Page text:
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Bindra says goodbye in bad year for seniors, youngsters shine

Perfectionist Abhinav Bindra walked into the sunset after a glorious career but, in an unfortunate coincidence, dark clouds hovered over a house in disorder after the Indian shooting team returned with only luggage to boast for following a barren Olympic campaign.

Bindra says goodbye in bad year for seniors, youngsters shine
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File photo of Abhinav Bindra

New Delhi

Abhinav Bindra was not far away from a fairy-tale ending.

India's lone individual Olympic gold medallist till date, he quit the sport he loved dearly and practised with single-minded devotion over the last two decades, after winning plenty of laurels across the world.

Bindra officially announced his retirement from shooting in September, saying, "It is time to move on and hand over the baton to the younger generation".

With the profile of the sport taking a beating of sorts post Rio, youngsters would do well take a leaf out of Bindra's book of training.

The World Championship gold-medallist missed out on a second Olympic podium finish by a whisker in his last Games after losing in a tense shoot-off, but still he was by far the best Indian shooter on view in Rio.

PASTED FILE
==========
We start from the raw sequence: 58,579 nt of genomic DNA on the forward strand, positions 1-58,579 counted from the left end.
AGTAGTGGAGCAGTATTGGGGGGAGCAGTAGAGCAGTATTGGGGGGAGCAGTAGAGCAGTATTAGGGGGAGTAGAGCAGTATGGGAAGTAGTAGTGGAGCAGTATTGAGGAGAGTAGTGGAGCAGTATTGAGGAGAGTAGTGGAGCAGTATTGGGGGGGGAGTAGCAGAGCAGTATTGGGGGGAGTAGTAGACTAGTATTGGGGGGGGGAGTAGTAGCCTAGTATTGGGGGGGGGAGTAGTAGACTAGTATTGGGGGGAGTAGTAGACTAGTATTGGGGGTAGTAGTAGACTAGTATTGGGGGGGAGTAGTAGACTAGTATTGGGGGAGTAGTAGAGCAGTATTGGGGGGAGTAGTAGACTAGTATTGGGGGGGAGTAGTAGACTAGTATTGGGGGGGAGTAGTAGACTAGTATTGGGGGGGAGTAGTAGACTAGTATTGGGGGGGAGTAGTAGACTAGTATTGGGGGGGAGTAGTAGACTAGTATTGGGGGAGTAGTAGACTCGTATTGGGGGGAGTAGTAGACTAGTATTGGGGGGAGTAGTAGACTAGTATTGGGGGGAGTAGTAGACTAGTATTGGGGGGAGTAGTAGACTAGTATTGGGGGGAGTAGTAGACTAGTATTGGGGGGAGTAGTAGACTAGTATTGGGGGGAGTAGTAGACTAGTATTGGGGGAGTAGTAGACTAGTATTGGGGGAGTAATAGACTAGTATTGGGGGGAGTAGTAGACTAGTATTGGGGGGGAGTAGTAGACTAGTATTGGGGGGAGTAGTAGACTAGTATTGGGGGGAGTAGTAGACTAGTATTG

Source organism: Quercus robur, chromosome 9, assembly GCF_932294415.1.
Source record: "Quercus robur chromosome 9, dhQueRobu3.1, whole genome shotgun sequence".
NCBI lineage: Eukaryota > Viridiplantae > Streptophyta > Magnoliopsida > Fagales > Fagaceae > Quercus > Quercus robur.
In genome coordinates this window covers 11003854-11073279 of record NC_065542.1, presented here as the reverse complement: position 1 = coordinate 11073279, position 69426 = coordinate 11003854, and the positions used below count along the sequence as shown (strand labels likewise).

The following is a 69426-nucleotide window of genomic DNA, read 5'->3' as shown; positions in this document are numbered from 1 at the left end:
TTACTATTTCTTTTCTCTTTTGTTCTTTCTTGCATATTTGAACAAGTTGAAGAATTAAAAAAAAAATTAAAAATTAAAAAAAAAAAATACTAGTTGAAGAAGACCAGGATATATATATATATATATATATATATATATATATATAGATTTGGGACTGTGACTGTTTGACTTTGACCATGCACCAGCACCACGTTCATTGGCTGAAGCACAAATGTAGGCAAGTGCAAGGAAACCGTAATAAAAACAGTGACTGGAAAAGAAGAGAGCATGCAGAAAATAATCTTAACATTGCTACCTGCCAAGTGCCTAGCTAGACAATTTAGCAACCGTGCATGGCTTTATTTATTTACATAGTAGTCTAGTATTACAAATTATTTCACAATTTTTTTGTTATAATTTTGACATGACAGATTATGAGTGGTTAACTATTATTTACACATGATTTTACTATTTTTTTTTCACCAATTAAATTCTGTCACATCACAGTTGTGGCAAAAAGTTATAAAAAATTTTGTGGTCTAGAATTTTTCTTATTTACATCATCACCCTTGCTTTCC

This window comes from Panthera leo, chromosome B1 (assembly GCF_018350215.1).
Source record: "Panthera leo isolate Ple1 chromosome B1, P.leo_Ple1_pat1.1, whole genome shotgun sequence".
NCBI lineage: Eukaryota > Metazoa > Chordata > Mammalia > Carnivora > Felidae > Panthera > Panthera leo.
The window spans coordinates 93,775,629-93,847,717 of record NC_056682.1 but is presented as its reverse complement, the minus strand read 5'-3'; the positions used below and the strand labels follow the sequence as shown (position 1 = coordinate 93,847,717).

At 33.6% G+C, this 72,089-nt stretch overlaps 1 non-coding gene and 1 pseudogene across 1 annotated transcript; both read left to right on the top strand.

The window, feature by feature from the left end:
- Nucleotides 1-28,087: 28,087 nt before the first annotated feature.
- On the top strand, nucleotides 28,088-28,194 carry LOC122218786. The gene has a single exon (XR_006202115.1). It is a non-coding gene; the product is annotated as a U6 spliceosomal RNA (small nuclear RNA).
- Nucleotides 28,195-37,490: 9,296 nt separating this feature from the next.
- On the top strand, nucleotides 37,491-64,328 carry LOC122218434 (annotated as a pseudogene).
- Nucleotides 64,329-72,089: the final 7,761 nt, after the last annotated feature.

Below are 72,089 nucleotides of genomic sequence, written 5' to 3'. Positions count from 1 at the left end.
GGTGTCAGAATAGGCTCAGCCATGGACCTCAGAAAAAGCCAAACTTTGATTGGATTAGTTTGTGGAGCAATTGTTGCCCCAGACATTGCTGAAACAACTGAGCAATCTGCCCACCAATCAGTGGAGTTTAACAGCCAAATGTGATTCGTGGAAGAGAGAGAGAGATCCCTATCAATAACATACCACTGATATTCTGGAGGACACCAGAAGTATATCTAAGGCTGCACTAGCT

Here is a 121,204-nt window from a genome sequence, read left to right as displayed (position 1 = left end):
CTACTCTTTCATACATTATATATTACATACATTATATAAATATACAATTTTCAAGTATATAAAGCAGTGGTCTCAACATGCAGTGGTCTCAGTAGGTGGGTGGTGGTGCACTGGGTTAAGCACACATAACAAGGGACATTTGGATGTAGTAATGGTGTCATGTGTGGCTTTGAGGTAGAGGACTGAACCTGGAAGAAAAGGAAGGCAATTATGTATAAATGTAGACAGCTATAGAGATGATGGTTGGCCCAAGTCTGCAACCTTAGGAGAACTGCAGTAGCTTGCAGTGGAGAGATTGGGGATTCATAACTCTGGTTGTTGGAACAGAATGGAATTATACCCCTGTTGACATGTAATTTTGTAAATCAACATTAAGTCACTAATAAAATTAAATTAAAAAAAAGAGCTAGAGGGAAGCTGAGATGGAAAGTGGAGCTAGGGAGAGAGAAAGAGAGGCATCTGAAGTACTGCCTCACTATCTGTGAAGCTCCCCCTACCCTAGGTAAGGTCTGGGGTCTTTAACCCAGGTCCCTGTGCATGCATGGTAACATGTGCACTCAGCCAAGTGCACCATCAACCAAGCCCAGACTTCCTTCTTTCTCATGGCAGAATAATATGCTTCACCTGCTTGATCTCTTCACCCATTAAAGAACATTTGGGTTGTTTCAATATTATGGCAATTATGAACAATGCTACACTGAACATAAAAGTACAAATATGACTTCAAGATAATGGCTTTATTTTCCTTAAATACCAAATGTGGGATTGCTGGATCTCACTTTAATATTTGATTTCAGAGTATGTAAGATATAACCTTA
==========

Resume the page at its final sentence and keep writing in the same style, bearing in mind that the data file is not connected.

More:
It was appropriate that the National Rifle Association of India (NRAI), governing body for the sport in the country, commemorated the glittering career of Bindra at a gala ceremony.

While the sport made noises outside, by the standards Indian shooters have set over the years, it was quiet inside the ranges. Performing regularly gave way to winning a rare medal or two intermittently.

The debacle in Rio was the first time since 2004 that India finished without a medal at an Olympic Games, prompting the National Rifle Association of India (NRAI) to formulate a review committee headed by Bindra immediately after the multi-sport extravaganza to examine and identify in a cold and ruthless manner the reasons behind the failure.

Besides the shooters, the panel was equally scathing on coaches and the national federation in its damning 36-page report, and minced no words as it chastised the Rio flop show while recommending a systematic overhaul.

From Gagan Narang, Heena Sidhu to Ayonika Paul, none of the shooters were spared for the disastrous outing, with the panel talking to each shooter individually.

Among the juniors though, talented shooters have emerged with quite a few shining on the world stage regularly, indicating a bright future.

The rise of junior shooters augers well for the sport, but the seniors have left a lot to be desired with their dismal showing, especially in the mother of all sporting events, where India has brought home four medals since the Athens Games, including a historic gold by Bindra at the 2008 Beijing edition.

Vijay Kumar and Gagan Narang continued the trend at London 2012, winning a silver and a bronze each, and the shooters kept the good work going by returning with a decent haul from the Incheon Asian Games and Glasgow Commonwealth Games in 2014.

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